by Marilyn Grall, historical (1998)
New Concepts Publishing, $3.50, ISBN 1-891020-32-3
This e-book's not bad. Really, it's pretty readable. My only complain is that, well, like Ms Grall's debut Taming The Lion, it has a very dated feel to it. Forced seduction, screaming heroines that cries No no no even as they shiver in desire at the forceful hero's touch, and many lecherous men eyeing the heroine while the Evil Other Woman schemes to get the Hero... it's like reading a book from the 1980s.
Amanda Labreaux is a woman oblivious to the injustices and cruelties of slavery in her estate. She runs her estates while her useless scheming - and one-dimensional - brother plots toget rid of her. One day the brother and an evil buddy concocts a plan: since Amanda's half-Cajun, her dark skin could be passed off as a mulatto, hence they murdered a slave woman, foisted her papers on Amanda, and sold her off. Luckily for Amanda, she is bought by Jackson Carlyle, who is as gorgeous as they come. From here commences the screamfest of Don't touch me! I'm a virgin lady of the Southern genteelity... oh God, Jackson, do that again tableau.
Ms Grall depicts a lot of unsavory going-ons that are horrifying, especially the way slaves are treated as nothing better than farm animals, to be used and abused. Amanda's fate is horrifying, but what I find really jarring is Amanda's continuous petulance and spoilt-primadonna act throughout the e-book, even after her captivity. She stupidly flaunts authority and acts so impulsively - watch her bungle her many hastily-concocted and ill-planned escape attempts - that I can't blame the slavers if they throw her into the crocodile-infested rivers. And her physical attraction to her slaver... that's rather awkwardly done. Would a woman, stripped and pawed by men at the auction block, ever notice in the midst of her panic that Jackson is the most handsome man she'd ever seen? Amanda did. And Amanda's continued defiance at Jackson's advances for about two sentences before experiencing multiple orgasms... well, that's not only irritating to read (it makes her look immature, shrieky, and a slave to her baser instincts), it's also unbelievable.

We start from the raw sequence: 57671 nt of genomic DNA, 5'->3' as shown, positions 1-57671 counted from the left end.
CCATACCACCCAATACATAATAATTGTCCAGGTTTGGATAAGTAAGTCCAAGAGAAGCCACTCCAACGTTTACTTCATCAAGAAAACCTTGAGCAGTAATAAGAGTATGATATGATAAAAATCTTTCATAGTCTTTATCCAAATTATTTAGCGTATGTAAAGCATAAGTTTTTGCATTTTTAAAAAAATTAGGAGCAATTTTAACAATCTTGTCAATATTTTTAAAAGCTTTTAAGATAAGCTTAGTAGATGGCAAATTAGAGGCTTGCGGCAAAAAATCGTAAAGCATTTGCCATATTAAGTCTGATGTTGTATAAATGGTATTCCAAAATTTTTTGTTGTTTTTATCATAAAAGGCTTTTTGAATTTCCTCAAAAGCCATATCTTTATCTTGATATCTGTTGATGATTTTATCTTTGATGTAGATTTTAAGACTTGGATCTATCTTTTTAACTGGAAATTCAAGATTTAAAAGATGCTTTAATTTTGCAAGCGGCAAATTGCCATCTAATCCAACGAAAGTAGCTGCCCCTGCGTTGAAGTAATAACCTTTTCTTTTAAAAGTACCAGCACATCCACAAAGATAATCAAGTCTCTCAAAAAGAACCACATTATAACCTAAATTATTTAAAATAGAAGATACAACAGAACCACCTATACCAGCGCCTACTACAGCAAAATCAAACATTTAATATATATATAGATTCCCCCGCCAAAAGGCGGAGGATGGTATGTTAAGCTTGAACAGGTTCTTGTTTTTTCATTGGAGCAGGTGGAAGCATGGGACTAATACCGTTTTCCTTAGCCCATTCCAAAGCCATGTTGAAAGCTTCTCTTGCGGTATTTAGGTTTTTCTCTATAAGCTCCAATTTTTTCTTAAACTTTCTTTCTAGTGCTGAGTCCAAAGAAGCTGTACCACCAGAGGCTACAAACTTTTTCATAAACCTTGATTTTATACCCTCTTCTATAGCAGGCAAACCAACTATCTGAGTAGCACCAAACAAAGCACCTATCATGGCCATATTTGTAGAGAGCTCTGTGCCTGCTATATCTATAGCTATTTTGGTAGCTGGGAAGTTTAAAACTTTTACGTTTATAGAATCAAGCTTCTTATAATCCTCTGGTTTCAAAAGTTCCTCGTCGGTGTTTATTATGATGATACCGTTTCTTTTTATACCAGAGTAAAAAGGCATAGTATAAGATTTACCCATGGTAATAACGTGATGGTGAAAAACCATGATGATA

Jackson's a man of his times, who thinks nothing of bedding his slaves - or any woman for that matter - and making "Fancy" (Amanda's slave name) his mistress. But he occassionally crosses the line from tender romance hero to brutal seducer. There's a particularly unsavory love scene that took place after he had Amanda whipped for escaping - it reeks of S&M (not that I'm against S&M, but considering that the author is writing against slavery, this theme is out of place, don't you think?). Worse, all I can think of is ouch ouch ouch (on Amanda's part).
Throw in the Evil Other Woman and my eyes roll upwards. Good heavens, I thought these women died alongside the rape romances. Put in fat leery lecherous men who want Amanda's body (Jackson's different - he looks good) and I wonder if I'm in a time warp. And I gave a Yucks when I read about Jackson insulting the Evil Other Woman's promiscuity and comparing her to Amanda's purity - why would a female author perpetuate such double standards among her own sex is a thing I could ponder for a while.
Despite everything, however, I find myself reading ISOA without stopping. I'm never bored, despite experiencing minor irritation about the flaws I've mentioned, and never once did I feel distracted by the TV, radio, anything. And despite the unsavoriness of the events that lead to them, the love scenes are very, very sensual.
Not a bad book, really. I don't think I'd give up on e-books yet.
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